STYX, a new German release, confronts one of the main crises of Europe, the plight of refugees and the responsibilities and perils of intervening. It explores the internal moral questions through a terrific central performance from Susanne Wolff which carries the film even if the screenplay falters at times.
Susanne Wolff portrays Rike, a German emergency room doctor who’s all business, who sets forth on a solo sailing journey from Gibraltor to Ascension Island. Ascension Island features an artificially created jungle by Charles Darwin and the symbolic journey shows that Rike is all logic and science. She’s self sufficient too, demonstrated by her being able to undertake the journey and all the preparations and state of the art equipment she brings aboard. The movie leaves no stone unturned in showing her competence, in preparation and dealing with a storm. Coupled with strong visual storytelling from director Wolfgang Fischer, there’s no question about her capability and confidence to deal with a crisis.
At least, Rike and the audience are led to think that. Upon surviving with a storm, Rike with her little sailing yacht, encounters an overloaded fishing trawler dead in the water overloaded with refugees and apparently in great distress. Too many for her to take aboard. Rike radios for help to the Coast Guard, but her requests for a response are met with bureaucratic double talk as she, and we, suspect that no help is coming. If she approaches, her boat will either be swamped or refugees will leap, try to reach her boat, and drown. What’s she to do except watch others die? The ever creaking boat has no answers.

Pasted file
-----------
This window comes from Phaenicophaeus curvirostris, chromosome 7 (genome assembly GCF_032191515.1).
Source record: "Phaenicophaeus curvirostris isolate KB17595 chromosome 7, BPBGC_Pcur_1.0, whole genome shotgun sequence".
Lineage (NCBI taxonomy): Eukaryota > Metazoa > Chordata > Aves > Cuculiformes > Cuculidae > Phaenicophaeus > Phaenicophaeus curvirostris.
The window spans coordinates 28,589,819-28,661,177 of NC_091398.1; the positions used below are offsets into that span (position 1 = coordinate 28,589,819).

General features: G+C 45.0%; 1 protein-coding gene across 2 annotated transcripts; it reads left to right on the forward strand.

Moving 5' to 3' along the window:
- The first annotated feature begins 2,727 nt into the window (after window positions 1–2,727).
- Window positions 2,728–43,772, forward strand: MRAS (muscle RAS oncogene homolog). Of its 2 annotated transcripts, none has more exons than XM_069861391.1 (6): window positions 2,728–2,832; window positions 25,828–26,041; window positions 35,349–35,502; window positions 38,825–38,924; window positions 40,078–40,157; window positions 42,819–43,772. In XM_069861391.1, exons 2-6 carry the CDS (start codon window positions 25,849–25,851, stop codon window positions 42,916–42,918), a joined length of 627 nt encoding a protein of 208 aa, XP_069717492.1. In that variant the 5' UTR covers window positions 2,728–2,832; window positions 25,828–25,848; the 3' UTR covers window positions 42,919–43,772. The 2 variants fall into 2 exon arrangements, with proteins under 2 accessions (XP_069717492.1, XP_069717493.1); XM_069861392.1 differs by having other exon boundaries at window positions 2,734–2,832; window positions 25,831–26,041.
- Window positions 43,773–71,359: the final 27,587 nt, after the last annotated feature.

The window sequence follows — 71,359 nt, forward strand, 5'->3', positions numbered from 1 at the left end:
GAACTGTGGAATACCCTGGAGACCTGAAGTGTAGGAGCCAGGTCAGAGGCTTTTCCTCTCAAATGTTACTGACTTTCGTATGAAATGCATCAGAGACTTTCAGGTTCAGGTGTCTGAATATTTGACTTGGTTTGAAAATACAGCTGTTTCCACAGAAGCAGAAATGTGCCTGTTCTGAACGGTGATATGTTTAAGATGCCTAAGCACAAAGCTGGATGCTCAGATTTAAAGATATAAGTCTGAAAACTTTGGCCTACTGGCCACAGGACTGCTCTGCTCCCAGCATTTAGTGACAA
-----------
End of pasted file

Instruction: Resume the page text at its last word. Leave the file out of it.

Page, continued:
STYX has no easy answers as a whole. That may be true of real life, but it also kind of stymies the forward momentum of the film. The situation is frustrating for Rike and it’s frustrating for the audience. I suspect that the whole point is to illustrate the idea that people want to do something to help, but don’t know what to do. Rushing to aid may just encourage more to leap to their death. And doing nothing is intolerable to the conscience.
But, once STYX makes that point, it really has nowhere left to go. It manages to get one refugee over to Rike’s boat, a 14 year old boy named Kingsley played by Gedion Oduor Weseka, who manages to humanize the refugees further by providing names. He ratchets up the emotional stakes some, but the situation doesn’t change. All we’re really left with is the toll being exacted on Rike’s psyche from the situation she’s observing. This is obviously the European perspective, but this distant status quo, which the film is very careful never to break from, doesn’t necessarily provide great cinema.
At 94 minutes, STYX doesn’t exactly overstay its welcome, but it treads water without much forward progress for a good chunk of its running time and you wonder if it perhaps would be a better short film than a feature. It features excellent visual storytelling, Wolfgang Fischer handles the problems of shooting almost entirely on water with great skill, and a terrific central performance, but at best it can only demonstrate the unsatisfying nature of the current situation. There’s really not a third act, either in the film or real life. While the larger moral point is made, and made well, at a certain point STYX feels more like a well intended lecture than a movie. There’s a good movie here, but you sense that there’s a better movie in this material.